Wednesday, June 25, 2008

I Don't Get It

Playing video games competitively has always been a concept I could never quite wrap my head around. Any time I could spend "training" with Street Fighter 2 to show off on the anime convention tournament circuit would be, at least in my opinion, better spent playing the million other games I haven't actually played yet. That's probably why I just don't like fighting games. Whatever depth in the combat there is, I don't want to spend the hours learning it all.

I've come to understand that games like Virtua Fighter 5 aren't for me. They're games designed for the perfectionists who get their kicks learning every combo in the book. The late-nighters holed up in your local anime con gaming room while hitting on underage catgirls and munching on strawbery filth-drenched Pocky crackers. The tournament kids who live for the hot-blooded Guilty Gear contests with ill-defined prizes. The cool kids of the gaming room. In their own way, they're the closest people who know what the hell a "Guilty Gear" is to embodying the famed alpha male of 4chan. Did you see that combo? It was so cash.

Me, I'm left out in the dust. I got about as far as memorization of the Izuna Drop before my brain shut down and let the Flying Swallow do the work. I just smile and nod. Despite the rampant insanity and pederasty apparent in the very eyes of these damned human beings, the face of terror is not here. Well, not here in this specific group of people. But in this room of flashing DDR machines and 50 screens running Naruto games, the true unspeakable Lovecraftian horror resides in the dark, scary Super Smash Brothers corner.

What is it that drives these people? Indeed, the people who have latched on to Smash Brothers the most are indeed the exact opposite of it's intended audience. Fighting games are ultimately a niche designed for the most obsessed. Smash Brothers was designed as a fighting game for people who don't like fighting games, much in the same way that Mario Kart is a racing game for people who don't like racing games, and Mario Party is a game for people who don't like fun video games. So what is it that gives people the idea that it's the kind of game that you should be pouring your heart and soul into?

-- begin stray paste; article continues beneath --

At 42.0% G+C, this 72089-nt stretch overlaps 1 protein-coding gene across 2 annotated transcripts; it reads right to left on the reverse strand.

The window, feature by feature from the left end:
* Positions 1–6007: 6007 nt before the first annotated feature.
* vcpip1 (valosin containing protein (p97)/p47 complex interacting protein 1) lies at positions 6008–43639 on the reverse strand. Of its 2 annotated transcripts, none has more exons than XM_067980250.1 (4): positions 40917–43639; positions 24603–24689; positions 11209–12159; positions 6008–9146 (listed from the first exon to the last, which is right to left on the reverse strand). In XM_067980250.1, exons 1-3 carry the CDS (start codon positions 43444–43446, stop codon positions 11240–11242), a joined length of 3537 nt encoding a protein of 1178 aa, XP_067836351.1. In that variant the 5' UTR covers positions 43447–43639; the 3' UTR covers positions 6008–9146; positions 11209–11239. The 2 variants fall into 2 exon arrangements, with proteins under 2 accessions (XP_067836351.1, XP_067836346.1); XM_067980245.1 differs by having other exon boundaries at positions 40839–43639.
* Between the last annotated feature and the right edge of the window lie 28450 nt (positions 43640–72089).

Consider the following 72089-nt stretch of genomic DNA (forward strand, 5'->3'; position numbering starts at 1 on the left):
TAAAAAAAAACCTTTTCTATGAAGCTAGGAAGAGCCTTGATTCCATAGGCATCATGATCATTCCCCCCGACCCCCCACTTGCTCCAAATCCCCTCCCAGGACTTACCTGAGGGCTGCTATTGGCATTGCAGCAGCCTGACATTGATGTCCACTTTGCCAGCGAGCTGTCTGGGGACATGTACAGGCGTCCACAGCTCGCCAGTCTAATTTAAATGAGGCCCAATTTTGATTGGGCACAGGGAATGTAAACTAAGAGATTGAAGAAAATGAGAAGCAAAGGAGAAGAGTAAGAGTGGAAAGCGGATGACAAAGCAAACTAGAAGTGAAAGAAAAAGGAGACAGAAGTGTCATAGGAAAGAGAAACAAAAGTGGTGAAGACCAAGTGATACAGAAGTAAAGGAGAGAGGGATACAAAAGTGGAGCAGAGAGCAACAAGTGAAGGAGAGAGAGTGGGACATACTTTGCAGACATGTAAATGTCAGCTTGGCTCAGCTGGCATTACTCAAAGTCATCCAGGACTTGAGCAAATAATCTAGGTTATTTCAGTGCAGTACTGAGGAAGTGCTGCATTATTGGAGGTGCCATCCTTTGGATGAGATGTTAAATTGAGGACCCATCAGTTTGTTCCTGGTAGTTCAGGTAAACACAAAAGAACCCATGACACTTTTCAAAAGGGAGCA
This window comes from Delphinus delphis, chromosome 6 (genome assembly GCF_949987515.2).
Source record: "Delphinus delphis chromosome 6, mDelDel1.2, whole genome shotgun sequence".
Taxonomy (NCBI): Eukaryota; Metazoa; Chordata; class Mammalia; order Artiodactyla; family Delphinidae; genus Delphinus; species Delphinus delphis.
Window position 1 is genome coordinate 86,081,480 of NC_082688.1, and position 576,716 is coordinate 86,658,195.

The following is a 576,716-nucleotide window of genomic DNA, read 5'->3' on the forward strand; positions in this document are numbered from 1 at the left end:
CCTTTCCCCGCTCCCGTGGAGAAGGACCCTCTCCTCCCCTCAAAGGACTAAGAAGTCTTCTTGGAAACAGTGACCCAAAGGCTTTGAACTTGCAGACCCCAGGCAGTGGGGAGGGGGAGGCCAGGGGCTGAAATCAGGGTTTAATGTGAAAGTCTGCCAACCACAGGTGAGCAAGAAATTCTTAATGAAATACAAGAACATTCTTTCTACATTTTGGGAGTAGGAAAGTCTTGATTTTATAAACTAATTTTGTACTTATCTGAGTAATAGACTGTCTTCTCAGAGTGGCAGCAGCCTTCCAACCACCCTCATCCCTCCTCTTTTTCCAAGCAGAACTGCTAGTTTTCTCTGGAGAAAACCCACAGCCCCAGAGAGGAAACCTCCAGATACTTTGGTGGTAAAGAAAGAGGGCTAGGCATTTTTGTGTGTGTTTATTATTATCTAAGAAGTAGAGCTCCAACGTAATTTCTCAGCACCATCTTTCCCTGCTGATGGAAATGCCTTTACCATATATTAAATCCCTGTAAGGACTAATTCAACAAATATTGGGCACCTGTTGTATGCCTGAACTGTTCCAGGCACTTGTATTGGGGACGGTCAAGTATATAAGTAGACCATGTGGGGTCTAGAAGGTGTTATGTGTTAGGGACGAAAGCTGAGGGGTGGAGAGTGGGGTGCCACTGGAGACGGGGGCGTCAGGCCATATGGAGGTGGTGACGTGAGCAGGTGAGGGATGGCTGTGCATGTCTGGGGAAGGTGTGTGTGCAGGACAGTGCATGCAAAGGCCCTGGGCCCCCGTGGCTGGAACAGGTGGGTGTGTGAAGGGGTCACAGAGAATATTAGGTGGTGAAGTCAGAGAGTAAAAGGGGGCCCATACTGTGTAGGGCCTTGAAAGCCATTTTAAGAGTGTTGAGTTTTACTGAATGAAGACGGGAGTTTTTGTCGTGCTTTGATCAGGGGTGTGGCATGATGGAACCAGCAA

The insanity of the situation is pretty self-evident. In Mario Kart, any success you find thanks to that golden mushroom can easily be undone by a randomly-shot blue shell. Likewise, Smash Bros is a game where victory is never guaranteed by skill. No matter how good you are, you're finished the second some bright-eyed newbie picks up hammer or successfully summons a Snorlax from the bowels of Pokemon hell. Nintendo practically screamed at the tournament players to stop this nonsense by adding tripping in Brawl. Needless to say, people were angry. But yet, they still play. A game where each character has little more than 3 moves and final smashes can cover the entire screen with no way to block. And yet, they studiously play. Madness.

Tuesday, June 3, 2008

Game Log #6

A week.

- Finally got myself a copy of Killer7. Possibly against my better judgment, I settled on the PS2 version (that being the only one available at the store). I don't quite have anything to judge it on, but the loading times are horrendous. So far, I'm definitely on the side of "this game is actually awesome", though I can certainly see how this would be a game that isn't for everyone. I'm just a total sucker for surrealism, unconventional gameplay, and assassin stories. Anything that can put those hands together is alright in my book.

- Went apeshit and bought Ninja Gaiden Black and Devil May Cry, two action games I've seriously been missing out on. Black was a huge gamble, being that the 360 has supposedly bad emulation of Black, and I had not heard much of anything about whether it was fixed with the XBox Originals version. I've been skeptical of buying original Xbox discs, as I'd never played an Xbox game on 360 that just ran perfectly. Hell, even the Halo games had problems. Awful slowdown during multiplayer, texture pop-in, etc. But so far, playing NG Black from the hard drive has been working surprisingly well. It runs as well (I imagine) as it did on the original Xbox. I think I might look into buying more of these via live, despite the tremendous ripoff of paying $15 dollars for games you can find in bargain bins for $10 or less. So far, I've broken 2 remote control playing these fucking games.

- Likewise, played a little Gungrave: Overdose. I can overlook the tremendous slowdown and nonsense story in favor of GUITAR THAT SHOOTS LIGHTING BOLTS and BLIND SAMURAI and METAL COFFIN THAT'S ALSO A ROCKET GUN.

- Sparkster for the Sega Genesis. I dunno. The music is awesome.